Incident Response Plans: Getting Prepared

By Chris Combs

Brainstorming, teamwork, university.

You’re never quite prepared for it. Your focus has been on growing the business and not as much on security or planning for an unforeseen incident. But this happens more often than you might think.

As an In-House Counsel or CFO, it is up to you to set the standard for protecting the company. In the beginning stages a company is really focused on growth, and while you can't predict an attack, you can help your company by getting prepared in case. Here are 4 steps to prepare your team for a legal incident:

1. Identify your team to help – An incident response team is made up of more than a legal team member and a marketing executive. A true response team has dedicated PR, sales, account management and application security specialists with backgrounds in crisis management. Here’s what to look for when you’re putting together your team:

Depending on your product, you will likely need engineering and devops team members. Ideally, you have someone that is capable of leading the technical response to a security breach. This person must know the product in detail, and be able to communicate clear direction to their peers under pressure. When you have this base covered, it’s easier to focus on your company’s public perception. And when you get hacked, this should be the focus.

Your PR representative is the other crucial piece of this plan. They will ensure that there’s proper communication between internal and external teams throughout the process. They will need to interpret the incident, understand and communicate what’s being done to solve it, and put together the best possible response plan tailored to all involved parties. When you’re looking at the team member for this role, make sure they demonstrate an ability to think quickly on their feet and under pressure.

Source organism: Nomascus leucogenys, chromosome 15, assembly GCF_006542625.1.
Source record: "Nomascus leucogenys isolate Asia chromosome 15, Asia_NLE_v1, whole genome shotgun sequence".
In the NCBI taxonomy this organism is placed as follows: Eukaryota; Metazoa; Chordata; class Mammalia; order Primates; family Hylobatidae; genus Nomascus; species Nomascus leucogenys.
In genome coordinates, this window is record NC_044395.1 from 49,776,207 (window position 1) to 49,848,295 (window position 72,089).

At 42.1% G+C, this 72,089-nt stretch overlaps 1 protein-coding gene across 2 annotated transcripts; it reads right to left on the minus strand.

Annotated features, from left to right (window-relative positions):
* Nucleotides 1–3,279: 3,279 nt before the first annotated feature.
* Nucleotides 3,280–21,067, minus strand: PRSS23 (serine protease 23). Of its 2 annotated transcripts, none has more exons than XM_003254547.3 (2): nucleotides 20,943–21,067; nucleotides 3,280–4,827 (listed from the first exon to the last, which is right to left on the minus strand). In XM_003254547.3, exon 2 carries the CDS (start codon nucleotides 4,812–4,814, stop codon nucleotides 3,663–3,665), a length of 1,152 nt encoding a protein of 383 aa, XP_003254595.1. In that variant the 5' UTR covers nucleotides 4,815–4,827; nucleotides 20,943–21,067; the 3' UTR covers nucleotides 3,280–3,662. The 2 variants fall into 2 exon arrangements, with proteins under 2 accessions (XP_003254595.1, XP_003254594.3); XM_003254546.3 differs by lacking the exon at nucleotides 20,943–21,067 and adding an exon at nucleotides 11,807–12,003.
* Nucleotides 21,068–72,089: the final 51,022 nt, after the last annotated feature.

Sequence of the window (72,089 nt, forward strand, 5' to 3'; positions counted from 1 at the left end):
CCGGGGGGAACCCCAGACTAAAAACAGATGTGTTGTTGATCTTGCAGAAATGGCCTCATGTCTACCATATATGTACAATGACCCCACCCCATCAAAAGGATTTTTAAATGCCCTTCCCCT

2. Establish prevention and incident response policies – These policies should touch every business unit and cover all employees. Start with the question, “what would you do if…” and go from there. Make sure you highlight what can and cannot be said after a breach, who is allowed to talk to the media, and what happens when someone does not comply with corporate policies.

Confirm this with your legal and HR constituents so that everyone is on the same page. But keep in mind, these policies should not always be set in stone. They should be consistently revisited to make sure that they cover current threats. In this dynamic digital world, new threats come up every day. Don’t let your company fall behind.

3. Set and approve a budget – What if someone told you that one incident could lose 50% of your customer base? It’s tough to set aside money for non-revenue-generating tasks. And it’s even tougher to set it aside for unforeseen circumstances. But this budget may turn out to be critical for your team. You’ll be thankful that you don’t have to go find budget on short notice in the event of an emergency.

Many companies struggle responding to these difficult scenarios, and understandably so. Too often, they fail to set aside the funds necessary to respond, work with external teams, and repair their product and brand.

4. Back-up and secure files, systems, and key information – As most companies know, setting up a secure infrastructure should be a top criteria from the start. When it comes to IP, contracts, transaction data and personal data, it all should be thoroughly protected.

When it comes to protecting your contracts and reviewing customer agreements quickly, LinkSquares can help save teams exponential time and money. With this contract search and reporting system, you can rest easily knowing that if a legal incident does happen, your customer agreements will be available for any review on short notice. Now your legal team can send the account team a list of the customer who need to be notified and how much time you have to notify them. 24 hours can be a short time to notify a customer and a mistake may result in a lawsuit.

Make sure you and your team are prepared and ready! Good luck!

Topics: legal team communication